Why Salt Has Iodine?
Iodine in a gaseous state. The fact that it is purple in this state is how it got its name, from the Greek for violet (iodes)
Iodine first began being added to salt commercially in the United States in 1924 by the Morton Salt Company at the request of the government. This was done as a response to the fact that there were certain regions in the U.S., such as around the Great Lakes and in the Pacific Northwest, where people weren’t getting enough iodine in their diets due to it not being prevalent in the soil in those regions. Among other problems, this caused many people to develop goiters (swelling of the thyroid gland, also sometimes spelled “goitre”).
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About 90% of people who develop a goiter do so because of a lack of iodine in their diets, so the simple solution was to add iodine to something pretty much everyone consumes fairly regularly, namely salt. This practiced was not thought up by the U.S., but was copied from the Swiss who were adding iodine to salt at this time for the same reason. This resulted in researchers at the University of Michigan testing this practice out with good results and subsequently Morton Salt Company adopting the practice on a national level.
This ultimately didn’t cost Morton and the other salt companies that followed suit much money, only a few cents per person per year in iodine, but drastically cut the number of people who developed goiters in the United States and beyond as the practice gradually became adopted throughout much of the developed world.
Today because most food in developed countries like the United States often isn’t grown locally, coming from all over the country and world, depending on the food item, continuing to add iodine to salt isn’t strictly necessary. People in regions where the soil is lacking in iodine will likely consume plenty of food from regions where it is not, thus getting the iodine their bodies need, particularly because our thyroids don’t need much to function properly.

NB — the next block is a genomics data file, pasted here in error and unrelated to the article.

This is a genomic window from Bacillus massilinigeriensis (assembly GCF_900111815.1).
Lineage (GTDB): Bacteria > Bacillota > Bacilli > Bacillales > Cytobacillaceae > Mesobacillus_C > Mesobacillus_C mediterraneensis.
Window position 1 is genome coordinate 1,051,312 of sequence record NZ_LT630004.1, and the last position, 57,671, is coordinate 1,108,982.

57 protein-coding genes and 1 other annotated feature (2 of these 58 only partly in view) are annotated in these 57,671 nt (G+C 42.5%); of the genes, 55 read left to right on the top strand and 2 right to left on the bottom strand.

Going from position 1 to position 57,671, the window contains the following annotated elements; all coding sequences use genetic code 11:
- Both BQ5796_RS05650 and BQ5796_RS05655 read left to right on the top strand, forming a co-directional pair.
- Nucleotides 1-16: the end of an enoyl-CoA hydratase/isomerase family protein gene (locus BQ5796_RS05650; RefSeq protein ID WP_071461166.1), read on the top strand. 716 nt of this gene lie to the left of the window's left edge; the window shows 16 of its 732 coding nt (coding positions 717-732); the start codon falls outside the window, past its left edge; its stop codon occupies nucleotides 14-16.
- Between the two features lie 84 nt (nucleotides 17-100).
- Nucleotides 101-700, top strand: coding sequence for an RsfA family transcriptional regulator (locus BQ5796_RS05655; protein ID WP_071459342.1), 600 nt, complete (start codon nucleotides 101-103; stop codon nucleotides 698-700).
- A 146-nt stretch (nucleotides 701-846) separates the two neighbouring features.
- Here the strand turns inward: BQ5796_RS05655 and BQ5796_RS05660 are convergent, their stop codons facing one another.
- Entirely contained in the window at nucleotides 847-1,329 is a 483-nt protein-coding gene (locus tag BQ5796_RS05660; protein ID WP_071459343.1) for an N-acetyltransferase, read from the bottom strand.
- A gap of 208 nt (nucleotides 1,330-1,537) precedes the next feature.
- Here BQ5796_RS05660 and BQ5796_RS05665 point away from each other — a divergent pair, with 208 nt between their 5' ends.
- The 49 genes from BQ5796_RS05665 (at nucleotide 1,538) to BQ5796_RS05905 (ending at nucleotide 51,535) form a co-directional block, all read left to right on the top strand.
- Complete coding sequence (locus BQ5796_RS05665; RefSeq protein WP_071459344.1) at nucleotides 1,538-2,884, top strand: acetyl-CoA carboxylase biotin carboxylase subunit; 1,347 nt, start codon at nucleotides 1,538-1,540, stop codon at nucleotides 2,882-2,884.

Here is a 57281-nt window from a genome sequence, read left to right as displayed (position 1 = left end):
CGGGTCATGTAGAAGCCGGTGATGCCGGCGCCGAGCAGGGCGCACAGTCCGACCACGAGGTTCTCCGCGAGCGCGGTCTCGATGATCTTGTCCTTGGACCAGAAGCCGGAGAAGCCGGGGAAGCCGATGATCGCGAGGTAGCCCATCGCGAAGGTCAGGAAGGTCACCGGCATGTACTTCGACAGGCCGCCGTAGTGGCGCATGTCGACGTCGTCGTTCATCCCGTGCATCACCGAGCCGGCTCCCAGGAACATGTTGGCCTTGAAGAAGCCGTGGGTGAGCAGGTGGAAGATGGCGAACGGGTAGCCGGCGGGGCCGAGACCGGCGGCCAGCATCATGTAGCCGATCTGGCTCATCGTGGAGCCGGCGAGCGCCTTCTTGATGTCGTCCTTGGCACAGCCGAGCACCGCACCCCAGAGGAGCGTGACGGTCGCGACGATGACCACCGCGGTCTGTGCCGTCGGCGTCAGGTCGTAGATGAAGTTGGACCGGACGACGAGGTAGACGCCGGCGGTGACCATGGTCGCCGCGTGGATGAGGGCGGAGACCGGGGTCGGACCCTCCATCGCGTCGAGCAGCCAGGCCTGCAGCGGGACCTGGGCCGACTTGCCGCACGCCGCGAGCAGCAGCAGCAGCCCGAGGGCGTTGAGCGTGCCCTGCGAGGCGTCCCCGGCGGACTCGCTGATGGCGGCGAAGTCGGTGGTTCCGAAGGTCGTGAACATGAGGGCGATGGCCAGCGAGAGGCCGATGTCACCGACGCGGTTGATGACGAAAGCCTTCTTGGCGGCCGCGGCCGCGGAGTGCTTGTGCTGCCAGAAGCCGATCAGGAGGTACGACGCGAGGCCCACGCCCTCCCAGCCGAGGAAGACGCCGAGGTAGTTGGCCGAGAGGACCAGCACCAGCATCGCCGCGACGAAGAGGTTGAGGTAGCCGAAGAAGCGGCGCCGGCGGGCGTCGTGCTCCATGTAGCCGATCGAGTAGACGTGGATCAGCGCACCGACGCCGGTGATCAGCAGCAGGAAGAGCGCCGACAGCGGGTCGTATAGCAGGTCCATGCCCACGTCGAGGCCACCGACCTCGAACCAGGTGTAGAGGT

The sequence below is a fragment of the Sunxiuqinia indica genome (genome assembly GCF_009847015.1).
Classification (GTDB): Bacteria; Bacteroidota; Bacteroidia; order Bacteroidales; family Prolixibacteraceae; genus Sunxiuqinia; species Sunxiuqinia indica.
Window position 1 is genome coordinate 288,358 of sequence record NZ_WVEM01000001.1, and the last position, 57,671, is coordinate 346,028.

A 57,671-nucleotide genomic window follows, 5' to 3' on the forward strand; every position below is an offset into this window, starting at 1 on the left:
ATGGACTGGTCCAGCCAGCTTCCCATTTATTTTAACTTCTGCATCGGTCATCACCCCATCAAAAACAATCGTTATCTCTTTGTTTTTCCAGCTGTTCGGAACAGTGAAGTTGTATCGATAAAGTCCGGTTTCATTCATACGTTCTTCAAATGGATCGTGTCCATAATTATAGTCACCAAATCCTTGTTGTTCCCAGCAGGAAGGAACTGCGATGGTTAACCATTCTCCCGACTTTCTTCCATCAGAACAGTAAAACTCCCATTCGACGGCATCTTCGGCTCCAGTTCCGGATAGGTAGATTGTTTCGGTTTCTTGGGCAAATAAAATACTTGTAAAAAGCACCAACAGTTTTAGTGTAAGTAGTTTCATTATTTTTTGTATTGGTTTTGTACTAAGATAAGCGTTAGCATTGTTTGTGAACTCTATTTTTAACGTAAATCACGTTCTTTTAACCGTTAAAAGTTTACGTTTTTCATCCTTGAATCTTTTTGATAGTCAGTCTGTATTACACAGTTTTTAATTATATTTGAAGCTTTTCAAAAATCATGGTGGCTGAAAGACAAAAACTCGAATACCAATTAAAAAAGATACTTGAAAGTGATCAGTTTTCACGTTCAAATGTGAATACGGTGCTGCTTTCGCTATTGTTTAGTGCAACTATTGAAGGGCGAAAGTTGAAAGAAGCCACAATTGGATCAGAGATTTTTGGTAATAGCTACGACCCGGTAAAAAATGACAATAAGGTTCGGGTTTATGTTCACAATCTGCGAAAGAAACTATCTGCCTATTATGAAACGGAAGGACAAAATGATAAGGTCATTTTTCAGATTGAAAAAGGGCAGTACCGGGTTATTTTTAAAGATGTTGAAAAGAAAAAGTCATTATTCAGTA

Related: 15 Interesting Facts About Salt
For reference, the U.S. Food and Drug Administration recommends that you consume about 150 micrograms of iodine per day and, on average, men in the United States gets about double that amount per day and women each consume about 210 micrograms of iodine per day. Your thyroid itself only needs about 70 micrograms per day to function properly.
Even though most people get plenty of Iodine in their diets, because Iodine is so critical to our bodies functioning properly and the Tolerable Upper Intake Level is so high (about 1100 micrograms per day, and you won’t take a fatal dose unless you ingest about 2 million micrograms, or 2 grams), adding it to salt is still recommended by many government health agencies the world over to stave off certain health problems.
Specifically, Iodine is a critical element used by your thyroid in being able to synthesize certain gland secretions which, among other things, influences your heart, metabolism, nerve responses, etc. Further, a lack of iodine during pregnancy and in the baby’s diet after being born can cause a myriad of significant health and developmental problems. Iodine deficiency has also been linked to increased difficulty with information processing, diminished fine motor skills, extreme fatigue, depression, weight gain, and low basal body temperatures, among other things.
- Iodine deficiency, besides being a leading cause of goiters in the world, is also currently the number one easily preventable cause of mental retardation in the world, due to the fact that, despite iodized salt being fairly prevalent, there are still about two billion people in the world today that are iodine deficient.